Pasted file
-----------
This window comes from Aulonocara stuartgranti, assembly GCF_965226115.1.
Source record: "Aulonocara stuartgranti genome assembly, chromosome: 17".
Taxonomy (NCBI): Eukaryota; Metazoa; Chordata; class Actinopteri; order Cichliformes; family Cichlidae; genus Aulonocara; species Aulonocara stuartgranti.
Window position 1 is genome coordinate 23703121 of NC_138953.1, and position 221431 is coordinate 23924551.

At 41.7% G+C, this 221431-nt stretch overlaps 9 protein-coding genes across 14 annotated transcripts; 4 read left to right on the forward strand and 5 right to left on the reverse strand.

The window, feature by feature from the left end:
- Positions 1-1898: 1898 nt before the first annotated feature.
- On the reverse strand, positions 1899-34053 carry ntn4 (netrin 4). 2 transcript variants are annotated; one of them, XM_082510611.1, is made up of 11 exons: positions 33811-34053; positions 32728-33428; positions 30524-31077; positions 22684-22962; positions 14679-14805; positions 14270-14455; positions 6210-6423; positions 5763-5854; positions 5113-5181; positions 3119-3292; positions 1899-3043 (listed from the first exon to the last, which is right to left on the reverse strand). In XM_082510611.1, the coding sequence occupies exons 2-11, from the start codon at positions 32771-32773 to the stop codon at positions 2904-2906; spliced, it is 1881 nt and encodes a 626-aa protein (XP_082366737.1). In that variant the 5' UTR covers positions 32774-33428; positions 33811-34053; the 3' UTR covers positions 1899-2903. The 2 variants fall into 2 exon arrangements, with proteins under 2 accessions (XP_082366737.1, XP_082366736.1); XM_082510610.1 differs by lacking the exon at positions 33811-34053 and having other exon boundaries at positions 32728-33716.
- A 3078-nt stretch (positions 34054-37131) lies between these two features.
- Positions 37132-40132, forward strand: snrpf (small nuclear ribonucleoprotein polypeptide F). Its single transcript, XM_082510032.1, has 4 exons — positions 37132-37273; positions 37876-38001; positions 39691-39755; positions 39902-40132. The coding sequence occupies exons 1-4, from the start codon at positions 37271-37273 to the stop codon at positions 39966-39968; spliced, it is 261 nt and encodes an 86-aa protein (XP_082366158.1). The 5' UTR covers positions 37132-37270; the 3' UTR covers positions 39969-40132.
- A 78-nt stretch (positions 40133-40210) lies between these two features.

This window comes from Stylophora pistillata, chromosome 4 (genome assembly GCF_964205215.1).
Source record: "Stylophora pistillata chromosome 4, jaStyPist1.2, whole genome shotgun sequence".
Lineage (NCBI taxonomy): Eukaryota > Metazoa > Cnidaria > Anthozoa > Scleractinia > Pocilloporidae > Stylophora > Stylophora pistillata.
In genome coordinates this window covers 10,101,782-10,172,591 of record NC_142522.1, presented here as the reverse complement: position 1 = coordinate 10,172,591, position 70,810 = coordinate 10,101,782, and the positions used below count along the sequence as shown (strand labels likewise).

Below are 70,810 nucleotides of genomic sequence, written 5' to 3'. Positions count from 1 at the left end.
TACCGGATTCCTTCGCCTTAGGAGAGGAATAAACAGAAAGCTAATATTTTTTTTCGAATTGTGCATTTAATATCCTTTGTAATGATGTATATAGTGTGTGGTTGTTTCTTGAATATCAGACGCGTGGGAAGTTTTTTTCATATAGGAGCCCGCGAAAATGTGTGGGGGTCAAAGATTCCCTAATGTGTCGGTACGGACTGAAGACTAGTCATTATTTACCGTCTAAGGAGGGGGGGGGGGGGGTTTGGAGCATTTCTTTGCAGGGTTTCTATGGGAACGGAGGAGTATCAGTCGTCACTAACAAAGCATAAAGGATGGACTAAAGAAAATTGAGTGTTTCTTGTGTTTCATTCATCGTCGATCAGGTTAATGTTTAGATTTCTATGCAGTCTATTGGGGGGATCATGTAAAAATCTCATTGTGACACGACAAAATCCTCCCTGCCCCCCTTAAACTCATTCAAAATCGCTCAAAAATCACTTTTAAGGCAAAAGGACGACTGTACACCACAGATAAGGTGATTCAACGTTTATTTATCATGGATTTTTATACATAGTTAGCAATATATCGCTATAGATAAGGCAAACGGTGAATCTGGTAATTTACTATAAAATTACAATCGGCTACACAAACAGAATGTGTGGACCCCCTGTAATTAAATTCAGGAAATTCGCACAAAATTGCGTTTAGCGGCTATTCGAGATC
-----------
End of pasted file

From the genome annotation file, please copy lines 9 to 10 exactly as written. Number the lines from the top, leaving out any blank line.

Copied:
- A 3078-nt stretch (positions 34054-37131) lies between these two features.
- Positions 37132-40132, forward strand: snrpf (small nuclear ribonucleoprotein polypeptide F). Its single transcript, XM_082510032.1, has 4 exons — positions 37132-37273; positions 37876-38001; positions 39691-39755; positions 39902-40132. The coding sequence occupies exons 1-4, from the start codon at positions 37271-37273 to the stop codon at positions 39966-39968; spliced, it is 261 nt and encodes an 86-aa protein (XP_082366158.1). The 5' UTR covers positions 37132-37270; the 3' UTR covers positions 39969-40132.